I am sure there are a lot of other similar things that get mixed up. Please feel free to post any others that come to mind. I do hope this might assist a little. I tried to keep it as simple and to the point as possible.

Thanks.

Saga
Shylass
Posted: Monday, October 21, 2013 2:32:17 PM

Rank: Gingerbread Lover

Joined: 1/6/2012
Posts: 3,862
Location: Wiggleton, United Kingdom
What a fantastic, quick-reference resource! I know a lot of writers (myself included) will find this invaluable. Thank you!

Ut incepit fidelis, sic permanet.

***
********************************CLICK THE BANNERS TO BUY THESE WILLY-STIFFENING BOOKS!********************************
sweet_as_candy
Posted: Monday, October 21, 2013 2:49:06 PM

Rank: Sydney Slider
Moderator

Joined: 5/28/2012
Posts: 3,462
Location: In the library
A great resource! Thank you missy Hugs





Guest
Posted: Monday, October 21, 2013 2:53:38 PM

Rank: Lurker

Joined: 12/1/2006
Posts: 819,716
English is my first language and I still think this is helpful.

Thanks
Milik_the_Red
Posted: Monday, October 21, 2013 3:11:52 PM

Rank: Internet Philosopher

Joined: 8/14/2009
Posts: 5,827
Location: The Citadel of my mind , United States
Nice work. I'm sure many of us could use the resource.

Surely silence can sometimes be the most eloquent of replies
- Unknown
Guest
Posted: Monday, October 21, 2013 5:13:54 PM

Rank: Lurker

Joined: 12/1/2006
Posts: 819,716
I must be a foreigner because I found this very useful.
And funny. ;-)
Frank_Lee
Posted: Monday, October 21, 2013 7:55:12 PM

Rank:

Joined: 1/30/2010
Posts: 402
Location: Cape Verde
Beautifully done! This boils it down to some of the most common errors people make whether native speakers of English or not. They're also points that most people understand in theory, but the mistakes go by because so many people rely on their spell check to do their proofreading for them. Forget grammar check completely. It's the most worthless word processing feature there is.

Reading aloud is the best advice there is. It helps us avoid the bigger problems of the little bottlenecks we all write ourselves into occasionally. The beautiful thing about "foreign" writers is when someone turns a phrase in a way a native speaker would never think of. It's sad, though, when the fear of mistakes inhibits anyone from trying to say/express something. MUCH more important than any grammar concern is what's in your heart and imagination that needs to get out and meet the rest of the planet. Technical concerns are just to put us on the same page, as it were, and make it easy for the reader to get what we want them to.

Also, I think a lot of people in this situation end up being the target of idiots who have some kind of noodly dick ego requirement to show others just how fucking smart they are by denigrating something someone wrote because there were grammatical problems. To coin the elegant parlance of our friends in the UK, these dipwads are nothing but a bunch of wankers hell bent on wasting other people's time. Fucking tedious.

In the immortal words of the late, great Charlie Parker, "Learn the rules and then forget them."




Smoocher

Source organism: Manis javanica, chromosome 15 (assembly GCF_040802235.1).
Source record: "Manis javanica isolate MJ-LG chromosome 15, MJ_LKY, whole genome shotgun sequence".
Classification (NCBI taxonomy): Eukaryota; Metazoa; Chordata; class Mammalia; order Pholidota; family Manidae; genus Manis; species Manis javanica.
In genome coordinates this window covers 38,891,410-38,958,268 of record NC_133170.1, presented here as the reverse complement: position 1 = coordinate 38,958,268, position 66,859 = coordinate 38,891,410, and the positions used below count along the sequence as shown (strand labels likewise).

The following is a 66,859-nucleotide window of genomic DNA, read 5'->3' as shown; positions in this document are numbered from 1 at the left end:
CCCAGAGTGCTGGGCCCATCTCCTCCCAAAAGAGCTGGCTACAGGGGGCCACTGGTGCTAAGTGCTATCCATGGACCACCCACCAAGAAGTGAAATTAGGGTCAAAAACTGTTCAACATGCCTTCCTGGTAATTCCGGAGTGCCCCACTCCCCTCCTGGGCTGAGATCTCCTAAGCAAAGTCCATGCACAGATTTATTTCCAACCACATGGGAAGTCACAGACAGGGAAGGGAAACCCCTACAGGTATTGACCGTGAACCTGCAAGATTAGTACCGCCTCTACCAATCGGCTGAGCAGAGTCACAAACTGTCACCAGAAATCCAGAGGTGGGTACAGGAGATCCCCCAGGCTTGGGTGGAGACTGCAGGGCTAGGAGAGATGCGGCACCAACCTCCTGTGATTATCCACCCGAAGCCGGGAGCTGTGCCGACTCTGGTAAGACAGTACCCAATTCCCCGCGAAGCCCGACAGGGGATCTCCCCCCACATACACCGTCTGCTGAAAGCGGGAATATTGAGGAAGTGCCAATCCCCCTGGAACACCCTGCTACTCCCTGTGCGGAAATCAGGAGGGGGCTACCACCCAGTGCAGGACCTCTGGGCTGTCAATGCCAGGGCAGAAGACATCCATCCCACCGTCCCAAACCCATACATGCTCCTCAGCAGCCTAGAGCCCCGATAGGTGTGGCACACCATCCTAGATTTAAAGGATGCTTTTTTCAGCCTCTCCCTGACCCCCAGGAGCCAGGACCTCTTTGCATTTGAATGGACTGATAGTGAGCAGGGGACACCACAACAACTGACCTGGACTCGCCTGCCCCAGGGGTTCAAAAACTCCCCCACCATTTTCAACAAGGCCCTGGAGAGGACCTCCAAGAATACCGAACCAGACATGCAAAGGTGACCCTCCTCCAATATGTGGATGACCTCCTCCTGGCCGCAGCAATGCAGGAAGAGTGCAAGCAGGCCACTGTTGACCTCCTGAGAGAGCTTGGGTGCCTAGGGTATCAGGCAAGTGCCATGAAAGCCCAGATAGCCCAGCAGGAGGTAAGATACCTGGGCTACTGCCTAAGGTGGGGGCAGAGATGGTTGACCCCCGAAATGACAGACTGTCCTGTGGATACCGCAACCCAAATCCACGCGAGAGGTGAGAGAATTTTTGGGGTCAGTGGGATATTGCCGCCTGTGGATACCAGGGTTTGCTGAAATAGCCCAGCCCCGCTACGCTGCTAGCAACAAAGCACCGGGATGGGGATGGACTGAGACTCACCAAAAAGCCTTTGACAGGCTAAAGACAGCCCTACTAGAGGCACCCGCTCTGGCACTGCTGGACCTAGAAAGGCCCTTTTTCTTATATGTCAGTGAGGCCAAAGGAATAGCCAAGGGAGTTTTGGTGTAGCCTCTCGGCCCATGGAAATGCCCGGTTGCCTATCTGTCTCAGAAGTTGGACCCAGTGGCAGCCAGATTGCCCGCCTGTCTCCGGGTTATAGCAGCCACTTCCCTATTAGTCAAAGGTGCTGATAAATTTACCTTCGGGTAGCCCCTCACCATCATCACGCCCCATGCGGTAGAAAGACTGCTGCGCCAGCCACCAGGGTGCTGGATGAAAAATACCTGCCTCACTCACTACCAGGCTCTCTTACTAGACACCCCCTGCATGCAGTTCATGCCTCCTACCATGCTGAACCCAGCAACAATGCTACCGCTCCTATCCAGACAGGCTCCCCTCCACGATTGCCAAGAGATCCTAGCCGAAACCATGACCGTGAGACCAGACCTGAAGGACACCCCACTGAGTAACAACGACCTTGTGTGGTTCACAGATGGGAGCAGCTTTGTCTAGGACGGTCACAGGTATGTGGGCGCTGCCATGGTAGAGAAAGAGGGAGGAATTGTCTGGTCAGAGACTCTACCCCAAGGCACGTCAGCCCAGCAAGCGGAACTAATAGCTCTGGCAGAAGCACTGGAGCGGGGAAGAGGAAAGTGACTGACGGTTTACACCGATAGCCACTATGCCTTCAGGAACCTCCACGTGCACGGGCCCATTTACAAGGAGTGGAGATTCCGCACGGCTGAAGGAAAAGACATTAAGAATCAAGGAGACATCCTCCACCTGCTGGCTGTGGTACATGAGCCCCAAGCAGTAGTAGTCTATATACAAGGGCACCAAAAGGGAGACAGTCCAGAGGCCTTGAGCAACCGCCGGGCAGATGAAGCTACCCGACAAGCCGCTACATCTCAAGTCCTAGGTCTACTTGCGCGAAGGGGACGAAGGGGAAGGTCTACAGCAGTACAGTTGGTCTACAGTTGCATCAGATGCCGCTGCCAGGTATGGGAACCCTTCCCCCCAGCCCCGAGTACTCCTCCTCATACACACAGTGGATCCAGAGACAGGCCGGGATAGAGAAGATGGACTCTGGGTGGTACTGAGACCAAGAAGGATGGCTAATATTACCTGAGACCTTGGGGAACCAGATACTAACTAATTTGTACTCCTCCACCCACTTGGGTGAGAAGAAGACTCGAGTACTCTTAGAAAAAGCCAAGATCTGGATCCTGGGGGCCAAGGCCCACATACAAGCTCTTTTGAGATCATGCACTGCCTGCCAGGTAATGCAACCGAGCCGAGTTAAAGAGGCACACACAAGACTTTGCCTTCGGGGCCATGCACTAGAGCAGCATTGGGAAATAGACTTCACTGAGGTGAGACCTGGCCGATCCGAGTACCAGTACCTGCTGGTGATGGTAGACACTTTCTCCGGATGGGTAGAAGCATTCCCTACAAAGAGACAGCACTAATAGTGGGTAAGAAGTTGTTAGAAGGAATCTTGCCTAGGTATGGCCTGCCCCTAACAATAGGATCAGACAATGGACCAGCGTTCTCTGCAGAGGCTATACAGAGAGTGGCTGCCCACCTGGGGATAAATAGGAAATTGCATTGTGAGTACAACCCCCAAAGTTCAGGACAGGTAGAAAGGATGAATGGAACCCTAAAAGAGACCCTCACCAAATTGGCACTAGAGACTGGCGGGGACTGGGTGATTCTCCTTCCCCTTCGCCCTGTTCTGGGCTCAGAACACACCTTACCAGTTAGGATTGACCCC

Posted: Monday, October 21, 2013 9:54:23 PM

Rank: Forum Guru

Joined: 12/30/2011
Posts: 5,273
Location: United States
Saga ... I wish that I had had something this simple and well explained when I was in school over 50 years ago. You have done a tremendous service for anybody that is interested in writing and still has trouble with the simple rules. Well done!!

I've asked for help on a couple of these examples just in the last few days while toiling over a writing project.

Thank you!!

Rick

http://www.lushstories.com/stories/love-stories/exit-33-trust.aspx

Master_Jonathan
Posted: Tuesday, October 22, 2013 6:37:17 AM

Rank: Gentleman Master

Joined: 3/6/2013
Posts: 2,838
Location: God's Deep Freezer, United States
Very informative and easy to understand saga! I know in My writing I have a problem with the its/it's thing so it is a good way to look at it. Thanks for the reference I have copied it to My computer for quick reference. Well done! :)

Banner below is a clickable link!

Poppet
Posted: Tuesday, October 22, 2013 6:57:36 PM

Rank: Cheeky Chick

Joined: 10/5/2012
Posts: 6,422
Location: In Your Dirty Fantasies, United States
Excellent, I like this. I know I struggle from time to time on some of these.

Guest
Posted: Tuesday, October 22, 2013 8:54:03 PM

Rank: Lurker

Joined: 12/1/2006
Posts: 819,716
angel7 Thank you for the resource. Very simple, helpful, direct and easy to understand.
Saga
Posted: Tuesday, April 8, 2014 8:56:21 PM

Rank: Sergeant Turnip
Moderator

Joined: 6/7/2012
Posts: 5,468
Location: Canada
Updated with some new items.



seeker4
Posted: Thursday, April 10, 2014 8:25:26 AM

Rank: Forum Guru

Joined: 10/17/2012
Posts: 5,747
Location: Canada
Nicely done. Some native English speakers would benefit from reading this, too, alas.


An obsession with fur, a beautiful older woman, a steamy first time.

Soft as Fur She Was ** Lush Fetish Stories Competition Runner Up **

I've been mentoring a new Lush author, sallytheslut2. Here's her first story about a young woman discovering her sexuality with an older man.

The Man That Turned Me into a Slut


Teen_lover
Posted: Thursday, April 10, 2014 10:55:10 AM

Rank: Advanced Wordsmith

Joined: 9/5/2013
Posts: 70
Saga wrote:
Hello, fellow foreigners!

I thought I would write a little guide that might be of assistance if English is not your first language. I have been living in Canada for ten years, but I still struggle with quite a few things when I am writing. I thought I would share some simple tips that have helped me.